4. Physicians need to be mindful to protect the right ventricle of patients with HFpEF.
Both pulmonary hypertension and RV dysfunction are highly prevalent in HFpEF. RV dysfunction probably results from a combination of impaired RV contractile function and elevated RV afterload. Longitudinal HFpEF studies have shown that RV structure and function worsen over time; this deterioration has been associated with atrial fibrillation, coronary artery disease, obesity, and increased left heart and pulmonary venous pressures.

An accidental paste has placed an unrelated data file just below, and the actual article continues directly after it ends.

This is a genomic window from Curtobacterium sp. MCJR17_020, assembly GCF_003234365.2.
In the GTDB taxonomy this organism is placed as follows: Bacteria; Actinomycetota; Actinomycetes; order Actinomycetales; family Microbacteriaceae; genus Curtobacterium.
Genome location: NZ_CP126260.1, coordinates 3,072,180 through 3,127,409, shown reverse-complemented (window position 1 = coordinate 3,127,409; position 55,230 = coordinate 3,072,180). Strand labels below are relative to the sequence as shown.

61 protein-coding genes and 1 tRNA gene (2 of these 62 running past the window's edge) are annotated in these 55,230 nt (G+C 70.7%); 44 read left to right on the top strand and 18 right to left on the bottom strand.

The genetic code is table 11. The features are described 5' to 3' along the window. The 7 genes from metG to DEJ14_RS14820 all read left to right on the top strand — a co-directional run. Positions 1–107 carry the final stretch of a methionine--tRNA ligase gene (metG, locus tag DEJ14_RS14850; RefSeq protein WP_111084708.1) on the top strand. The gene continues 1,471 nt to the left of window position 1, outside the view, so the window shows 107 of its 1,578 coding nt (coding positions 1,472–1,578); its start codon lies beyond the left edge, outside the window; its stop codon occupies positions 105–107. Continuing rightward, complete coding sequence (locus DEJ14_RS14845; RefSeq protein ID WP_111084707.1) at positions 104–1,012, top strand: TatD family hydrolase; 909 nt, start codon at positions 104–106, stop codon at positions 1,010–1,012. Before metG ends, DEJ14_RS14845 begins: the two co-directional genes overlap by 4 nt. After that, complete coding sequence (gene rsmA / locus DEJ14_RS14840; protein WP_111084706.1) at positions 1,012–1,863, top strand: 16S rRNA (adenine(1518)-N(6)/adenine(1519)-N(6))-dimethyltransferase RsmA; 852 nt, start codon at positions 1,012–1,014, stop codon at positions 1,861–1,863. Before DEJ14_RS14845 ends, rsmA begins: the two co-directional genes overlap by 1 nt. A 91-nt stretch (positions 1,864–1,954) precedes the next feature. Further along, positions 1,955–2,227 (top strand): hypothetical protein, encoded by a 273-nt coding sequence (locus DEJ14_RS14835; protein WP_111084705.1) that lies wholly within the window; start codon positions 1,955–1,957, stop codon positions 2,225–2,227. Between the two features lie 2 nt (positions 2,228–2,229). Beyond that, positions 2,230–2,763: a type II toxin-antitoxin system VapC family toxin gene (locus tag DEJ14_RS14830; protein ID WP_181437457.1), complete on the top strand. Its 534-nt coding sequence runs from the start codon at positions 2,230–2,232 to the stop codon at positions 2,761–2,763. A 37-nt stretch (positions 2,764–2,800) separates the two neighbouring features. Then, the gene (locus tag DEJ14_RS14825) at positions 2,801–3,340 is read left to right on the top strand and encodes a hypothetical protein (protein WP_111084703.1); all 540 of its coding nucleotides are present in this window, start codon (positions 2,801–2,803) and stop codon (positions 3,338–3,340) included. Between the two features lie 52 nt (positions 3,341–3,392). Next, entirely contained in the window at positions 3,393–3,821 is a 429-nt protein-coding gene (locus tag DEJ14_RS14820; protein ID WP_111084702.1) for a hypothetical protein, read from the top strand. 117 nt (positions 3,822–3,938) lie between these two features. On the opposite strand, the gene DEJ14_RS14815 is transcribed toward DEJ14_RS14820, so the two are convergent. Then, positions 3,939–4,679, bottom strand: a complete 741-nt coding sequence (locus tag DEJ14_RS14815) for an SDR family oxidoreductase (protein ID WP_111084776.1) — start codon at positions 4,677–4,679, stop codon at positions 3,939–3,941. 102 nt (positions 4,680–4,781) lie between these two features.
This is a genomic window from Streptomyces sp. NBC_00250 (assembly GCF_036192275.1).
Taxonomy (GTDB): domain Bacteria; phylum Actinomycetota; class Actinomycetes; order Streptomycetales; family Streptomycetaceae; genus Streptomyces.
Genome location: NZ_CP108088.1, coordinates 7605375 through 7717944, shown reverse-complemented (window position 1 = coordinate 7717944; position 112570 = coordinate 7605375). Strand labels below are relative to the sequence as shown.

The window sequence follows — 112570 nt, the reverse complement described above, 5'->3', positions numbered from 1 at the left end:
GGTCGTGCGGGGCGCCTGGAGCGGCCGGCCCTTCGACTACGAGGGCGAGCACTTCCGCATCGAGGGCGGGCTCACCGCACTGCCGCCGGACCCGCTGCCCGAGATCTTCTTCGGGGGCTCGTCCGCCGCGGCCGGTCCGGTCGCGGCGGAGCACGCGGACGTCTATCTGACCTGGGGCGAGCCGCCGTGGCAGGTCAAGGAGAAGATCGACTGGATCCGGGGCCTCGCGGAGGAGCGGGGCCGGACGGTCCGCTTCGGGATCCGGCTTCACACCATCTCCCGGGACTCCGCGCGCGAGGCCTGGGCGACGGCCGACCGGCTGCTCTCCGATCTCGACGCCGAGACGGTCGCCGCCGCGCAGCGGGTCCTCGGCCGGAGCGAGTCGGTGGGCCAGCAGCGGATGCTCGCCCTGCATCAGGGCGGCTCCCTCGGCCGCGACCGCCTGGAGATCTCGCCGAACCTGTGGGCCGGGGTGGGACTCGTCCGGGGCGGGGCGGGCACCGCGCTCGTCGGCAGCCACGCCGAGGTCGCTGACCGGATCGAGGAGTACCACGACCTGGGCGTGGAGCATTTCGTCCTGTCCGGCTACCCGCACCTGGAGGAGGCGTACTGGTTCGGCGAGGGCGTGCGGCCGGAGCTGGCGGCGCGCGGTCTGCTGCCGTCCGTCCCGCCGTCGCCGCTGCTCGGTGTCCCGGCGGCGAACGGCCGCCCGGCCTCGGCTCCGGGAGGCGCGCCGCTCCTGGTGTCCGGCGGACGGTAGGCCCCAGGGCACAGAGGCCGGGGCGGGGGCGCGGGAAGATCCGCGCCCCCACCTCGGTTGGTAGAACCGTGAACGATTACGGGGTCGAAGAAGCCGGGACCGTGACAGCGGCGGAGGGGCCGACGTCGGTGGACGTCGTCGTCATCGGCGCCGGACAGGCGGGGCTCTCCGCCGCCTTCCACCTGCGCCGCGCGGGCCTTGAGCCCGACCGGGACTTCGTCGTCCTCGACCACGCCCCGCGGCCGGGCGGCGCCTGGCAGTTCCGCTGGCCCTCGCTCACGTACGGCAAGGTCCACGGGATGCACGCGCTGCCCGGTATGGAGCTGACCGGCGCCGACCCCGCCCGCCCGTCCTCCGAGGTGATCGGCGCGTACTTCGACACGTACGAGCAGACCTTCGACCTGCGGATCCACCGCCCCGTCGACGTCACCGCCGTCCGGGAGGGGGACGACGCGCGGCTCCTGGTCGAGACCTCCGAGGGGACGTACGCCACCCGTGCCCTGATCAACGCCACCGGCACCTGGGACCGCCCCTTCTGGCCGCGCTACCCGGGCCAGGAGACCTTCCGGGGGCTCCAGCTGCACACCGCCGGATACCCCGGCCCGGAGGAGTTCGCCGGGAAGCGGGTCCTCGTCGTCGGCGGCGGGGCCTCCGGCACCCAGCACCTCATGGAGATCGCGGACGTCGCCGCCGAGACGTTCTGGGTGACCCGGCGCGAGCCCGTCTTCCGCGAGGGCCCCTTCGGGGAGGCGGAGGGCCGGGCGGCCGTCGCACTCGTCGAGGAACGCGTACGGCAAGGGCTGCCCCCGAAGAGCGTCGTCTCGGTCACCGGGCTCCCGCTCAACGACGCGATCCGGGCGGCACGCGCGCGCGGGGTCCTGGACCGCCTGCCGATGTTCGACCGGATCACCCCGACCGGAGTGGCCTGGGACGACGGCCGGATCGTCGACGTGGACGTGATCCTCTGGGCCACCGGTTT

As left heart filling pressures rise, the pulmonary vasculature becomes less compliant, increasing RV afterload. In addition, remodeling of the pulmonary vasculature, including intimal thickening in the veins and intimal and medial thickening in the arteries, may occur. Therefore, tailored diuretic therapy to normalize left heart filling pressures and prevent pulmonary congestion is a mainstay of treatment for patients with HFpEF. Discharge diuretics were recently associated with both a reduction in 30-day HF rehospitalizations and